Written by Willa Goodfellow
Blowing Up the DSM
How do we get from a public DSM book-burning to a new, biologically informed system to describe mental illnesses?
Editor's Note This article was the consensus winner of our 2019 essay contest. We hope you agree that the humor, passion, and independence in Willa's writing is as compelling as it is insightful. Congratulations Willa, and thank you to the many other worthy submissions that we, unfortunately, did not have the space to feature.
About the Author Willa Goodfellow is a mental health journalist and Episcopal priest. She blogs at Prozac Monologues and tweets @WillaGoodfellow. Her book, Prozac Monologues: A Voice from the Edge will be published in August 2020 by She Writes Press. She lives with Bipolar 2.
It’s a thing they say in the psychiatry biz: Nature does not sort by DSM categories. So, when are they going to blow it up? The DSM, I mean. We’re stuck with nature.
On the eve of DSM-5’s publication in 2013, Director of the National Institute of Mental Health Thomas Insel climbed the mountain and saw what lay on the other side. The DSM lay in the bonfire, while scientists write a new classification system, based on what is going on inside the brain.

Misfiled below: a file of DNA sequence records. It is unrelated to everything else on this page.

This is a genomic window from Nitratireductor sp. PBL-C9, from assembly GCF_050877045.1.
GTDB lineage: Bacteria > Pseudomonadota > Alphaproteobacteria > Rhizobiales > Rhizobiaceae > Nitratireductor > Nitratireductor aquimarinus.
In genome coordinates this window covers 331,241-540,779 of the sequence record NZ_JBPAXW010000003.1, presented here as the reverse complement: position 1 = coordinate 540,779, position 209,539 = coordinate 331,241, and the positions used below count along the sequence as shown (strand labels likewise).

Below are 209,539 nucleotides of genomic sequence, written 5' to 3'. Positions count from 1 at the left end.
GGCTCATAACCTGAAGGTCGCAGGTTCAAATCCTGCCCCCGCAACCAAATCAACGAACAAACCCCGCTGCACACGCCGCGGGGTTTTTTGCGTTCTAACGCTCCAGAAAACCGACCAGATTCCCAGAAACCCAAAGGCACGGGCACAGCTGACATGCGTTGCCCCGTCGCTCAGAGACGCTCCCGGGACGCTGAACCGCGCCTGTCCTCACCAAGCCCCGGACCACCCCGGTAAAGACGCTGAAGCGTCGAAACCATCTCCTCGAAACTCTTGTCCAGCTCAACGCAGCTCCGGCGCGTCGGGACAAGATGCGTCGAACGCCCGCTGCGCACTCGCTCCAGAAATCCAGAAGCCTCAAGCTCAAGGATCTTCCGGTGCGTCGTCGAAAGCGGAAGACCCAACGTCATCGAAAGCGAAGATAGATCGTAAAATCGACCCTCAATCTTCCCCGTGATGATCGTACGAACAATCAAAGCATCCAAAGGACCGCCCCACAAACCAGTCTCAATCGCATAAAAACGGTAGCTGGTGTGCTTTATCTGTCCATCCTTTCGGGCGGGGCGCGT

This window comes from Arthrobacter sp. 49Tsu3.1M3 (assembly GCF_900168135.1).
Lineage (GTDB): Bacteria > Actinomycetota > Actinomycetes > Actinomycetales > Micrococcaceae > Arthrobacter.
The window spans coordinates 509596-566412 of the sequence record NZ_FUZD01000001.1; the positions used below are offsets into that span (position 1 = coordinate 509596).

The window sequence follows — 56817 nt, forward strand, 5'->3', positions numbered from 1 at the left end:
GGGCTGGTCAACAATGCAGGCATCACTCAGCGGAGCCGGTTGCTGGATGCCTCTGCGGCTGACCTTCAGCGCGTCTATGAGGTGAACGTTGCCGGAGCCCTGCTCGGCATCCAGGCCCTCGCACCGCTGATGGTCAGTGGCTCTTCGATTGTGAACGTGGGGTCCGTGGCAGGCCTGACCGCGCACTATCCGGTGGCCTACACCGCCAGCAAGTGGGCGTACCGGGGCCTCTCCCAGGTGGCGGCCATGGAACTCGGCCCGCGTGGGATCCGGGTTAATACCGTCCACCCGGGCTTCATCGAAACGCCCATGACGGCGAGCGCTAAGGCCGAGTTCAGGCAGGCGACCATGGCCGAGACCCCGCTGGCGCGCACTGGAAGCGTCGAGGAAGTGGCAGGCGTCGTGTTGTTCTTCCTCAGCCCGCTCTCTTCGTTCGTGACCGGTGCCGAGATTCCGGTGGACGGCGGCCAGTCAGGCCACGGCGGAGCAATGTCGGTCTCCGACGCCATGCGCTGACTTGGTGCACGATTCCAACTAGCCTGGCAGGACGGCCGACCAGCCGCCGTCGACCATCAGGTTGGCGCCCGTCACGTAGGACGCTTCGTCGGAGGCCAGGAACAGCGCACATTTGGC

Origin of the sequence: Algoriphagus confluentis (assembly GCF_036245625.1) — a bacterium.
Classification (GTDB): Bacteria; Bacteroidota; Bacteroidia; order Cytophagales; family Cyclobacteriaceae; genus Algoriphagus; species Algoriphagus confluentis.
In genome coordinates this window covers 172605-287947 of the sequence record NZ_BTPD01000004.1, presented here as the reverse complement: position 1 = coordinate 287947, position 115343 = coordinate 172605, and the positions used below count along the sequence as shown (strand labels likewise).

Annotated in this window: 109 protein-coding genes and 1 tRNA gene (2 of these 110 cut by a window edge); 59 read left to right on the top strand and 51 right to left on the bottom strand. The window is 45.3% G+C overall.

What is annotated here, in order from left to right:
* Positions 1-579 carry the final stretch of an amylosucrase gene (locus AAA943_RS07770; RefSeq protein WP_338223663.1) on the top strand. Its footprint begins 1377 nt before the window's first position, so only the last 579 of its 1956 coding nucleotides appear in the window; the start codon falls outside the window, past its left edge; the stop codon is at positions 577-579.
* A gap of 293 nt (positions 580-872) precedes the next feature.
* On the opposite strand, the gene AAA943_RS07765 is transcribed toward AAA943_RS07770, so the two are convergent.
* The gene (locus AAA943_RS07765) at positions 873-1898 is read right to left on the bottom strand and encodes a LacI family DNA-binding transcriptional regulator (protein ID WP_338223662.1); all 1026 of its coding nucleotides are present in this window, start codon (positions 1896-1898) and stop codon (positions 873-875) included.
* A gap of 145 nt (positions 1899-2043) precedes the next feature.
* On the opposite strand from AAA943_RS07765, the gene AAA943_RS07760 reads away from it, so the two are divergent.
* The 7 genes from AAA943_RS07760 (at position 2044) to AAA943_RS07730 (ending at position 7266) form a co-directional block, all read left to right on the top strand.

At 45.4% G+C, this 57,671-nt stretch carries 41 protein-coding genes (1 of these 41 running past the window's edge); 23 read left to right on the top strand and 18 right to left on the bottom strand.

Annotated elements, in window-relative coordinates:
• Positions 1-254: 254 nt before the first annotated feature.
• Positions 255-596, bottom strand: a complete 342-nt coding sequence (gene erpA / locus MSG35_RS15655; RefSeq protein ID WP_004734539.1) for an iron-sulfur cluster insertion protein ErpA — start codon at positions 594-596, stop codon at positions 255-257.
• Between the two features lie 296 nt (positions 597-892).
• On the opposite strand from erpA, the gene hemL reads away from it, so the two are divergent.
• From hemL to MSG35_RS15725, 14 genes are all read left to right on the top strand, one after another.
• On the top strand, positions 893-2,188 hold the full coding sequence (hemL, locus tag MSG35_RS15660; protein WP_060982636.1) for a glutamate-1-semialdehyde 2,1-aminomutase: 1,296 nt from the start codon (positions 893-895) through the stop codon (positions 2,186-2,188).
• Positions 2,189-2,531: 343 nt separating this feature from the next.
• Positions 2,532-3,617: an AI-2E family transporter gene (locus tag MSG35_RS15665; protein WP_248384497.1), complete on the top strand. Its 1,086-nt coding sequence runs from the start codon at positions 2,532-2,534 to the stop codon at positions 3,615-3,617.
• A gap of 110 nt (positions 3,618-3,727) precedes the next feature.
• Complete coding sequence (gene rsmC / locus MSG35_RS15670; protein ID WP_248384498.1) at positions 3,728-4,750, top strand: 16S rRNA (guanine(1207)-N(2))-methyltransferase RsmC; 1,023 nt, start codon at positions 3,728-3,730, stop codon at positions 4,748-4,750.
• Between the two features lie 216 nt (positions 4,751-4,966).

In his (in)famous blog post, ”Transforming Diagnosis,” Insel noted that the increasing amount of genetic and brain mapping data we have about mental disorders do not match up with the DSM categories. People with different diagnoses have similar genetic markers, and people with the same diagnosis have differently-wired brains.
Here are a few examples:
Some people with depression do better with antidepressants, some with cognitive behavioral therapy. A research study using PET scans discovered that the brains of people who do better with medication are wired differently from the brains of those who do better with cognitive therapy. These treatments are not interchangeable.
The DSM cannot predict response or lack of response to lithium, the “gold standard” treatment for bipolar. Genetics can.
The DSM was supposed to be a tool for research, so that scientists could compare apples to apples and oranges to oranges, mood disorders to mood disorders, cognitive disorders to cognitive disorders. As the science has progressed, it has become clear that it doesn’t do its job well enough to produce treatments that are safe and effective, often because nature does not recognize what the DSM calls apples. Because of this, Insel announced that NIMH funding would be redirected away from research based on the DSM’s symptom silos and toward studies of biomarkers, what is going on inside the brain.
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This announcement was greeted with wailing and gnashing of teeth. More money going to basic brain-based research would mean less money going to research on treatments for people with existing diagnoses. The wailers and gnashers also claim that a more scientific approach to mental illness would replace humanistic approaches.